Dirac Lecture 2015

"Quantum entanglement and superconductivity"

Professor Subir Sachdev

Professor of Physics, Harvard University

Held in conjunction with UNSW and the Australian Institute of Physics

sachdev

Date: Tuesday, 1 September 2015

Venue: John B Reid Theatre AGSM Building, UNSW

Einstein called it "spooky action at a distance". Entanglement is a counter-intuitive feature of quantum theory by which two particles are deeply correlated even when separated by vast distances, such that a measurement of one particle instantaneously determines the state of the other. Remarkably, quantum entanglement can also happen en masse, determining the macroscopic properties of many electrons in certain crystals. Such states of matter can exhibit superconductivity, the ability to conduct electricity without measurable resistance, at much higher temperatures than was previously possible.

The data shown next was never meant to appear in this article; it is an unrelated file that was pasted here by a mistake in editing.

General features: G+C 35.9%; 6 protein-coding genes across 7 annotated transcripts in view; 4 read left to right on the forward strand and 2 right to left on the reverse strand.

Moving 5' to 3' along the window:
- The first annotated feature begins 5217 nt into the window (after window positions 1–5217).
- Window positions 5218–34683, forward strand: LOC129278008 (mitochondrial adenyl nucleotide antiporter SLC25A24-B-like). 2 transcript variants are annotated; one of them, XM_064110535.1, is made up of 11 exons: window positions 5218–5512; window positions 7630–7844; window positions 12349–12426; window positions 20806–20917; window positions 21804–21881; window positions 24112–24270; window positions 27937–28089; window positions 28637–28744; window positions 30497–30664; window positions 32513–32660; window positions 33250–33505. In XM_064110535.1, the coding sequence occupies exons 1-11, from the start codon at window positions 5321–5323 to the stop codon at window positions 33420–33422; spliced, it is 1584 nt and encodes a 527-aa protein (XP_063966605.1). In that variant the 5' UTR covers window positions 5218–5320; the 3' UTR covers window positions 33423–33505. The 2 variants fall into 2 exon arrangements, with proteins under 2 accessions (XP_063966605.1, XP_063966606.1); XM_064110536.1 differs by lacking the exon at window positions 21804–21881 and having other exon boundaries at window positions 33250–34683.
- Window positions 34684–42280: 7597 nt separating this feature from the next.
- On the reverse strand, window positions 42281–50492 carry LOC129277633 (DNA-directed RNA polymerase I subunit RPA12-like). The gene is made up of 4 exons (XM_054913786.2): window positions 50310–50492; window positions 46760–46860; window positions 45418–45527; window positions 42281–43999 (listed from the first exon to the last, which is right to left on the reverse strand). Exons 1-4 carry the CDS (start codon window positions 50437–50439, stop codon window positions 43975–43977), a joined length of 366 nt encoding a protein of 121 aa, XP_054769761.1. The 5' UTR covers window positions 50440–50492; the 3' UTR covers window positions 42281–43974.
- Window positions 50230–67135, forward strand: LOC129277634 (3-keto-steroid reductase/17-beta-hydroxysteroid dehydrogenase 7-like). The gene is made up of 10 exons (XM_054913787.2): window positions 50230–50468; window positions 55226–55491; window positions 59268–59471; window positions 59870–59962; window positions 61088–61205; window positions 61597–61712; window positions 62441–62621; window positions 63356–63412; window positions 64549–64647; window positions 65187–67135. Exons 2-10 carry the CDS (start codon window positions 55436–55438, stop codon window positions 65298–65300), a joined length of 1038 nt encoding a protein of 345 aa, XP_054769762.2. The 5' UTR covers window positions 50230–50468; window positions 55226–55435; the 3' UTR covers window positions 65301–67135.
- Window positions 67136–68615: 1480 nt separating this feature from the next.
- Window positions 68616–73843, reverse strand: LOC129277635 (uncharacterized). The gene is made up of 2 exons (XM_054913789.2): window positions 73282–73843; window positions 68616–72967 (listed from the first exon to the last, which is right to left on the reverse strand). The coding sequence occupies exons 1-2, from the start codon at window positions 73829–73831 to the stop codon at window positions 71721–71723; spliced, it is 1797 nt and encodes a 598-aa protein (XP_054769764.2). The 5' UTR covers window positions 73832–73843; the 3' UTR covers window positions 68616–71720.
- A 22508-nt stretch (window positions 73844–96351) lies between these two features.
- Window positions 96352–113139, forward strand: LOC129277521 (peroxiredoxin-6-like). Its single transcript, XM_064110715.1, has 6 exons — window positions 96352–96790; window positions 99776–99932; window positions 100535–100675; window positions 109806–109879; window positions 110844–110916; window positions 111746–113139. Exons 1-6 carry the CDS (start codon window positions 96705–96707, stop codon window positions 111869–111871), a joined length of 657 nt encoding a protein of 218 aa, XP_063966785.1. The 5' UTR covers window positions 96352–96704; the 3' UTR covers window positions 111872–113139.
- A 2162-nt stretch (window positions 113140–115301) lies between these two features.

Professor Sachdev also described newly emerging connections between the theory of macroscopic quantum entanglement and Hawking's theory of black holes.

2015 Clarke Lecture

"From the Solar Nebula to the Deep Earth – a Geological Journey"

Professor Bill Griffin

Distinguished Professor of Geochemistry, Macquarie University

Griffin

Date: Thursday 6th August, 5.45pm

Venue: Building Y3A, Theatre 1, Macquarie University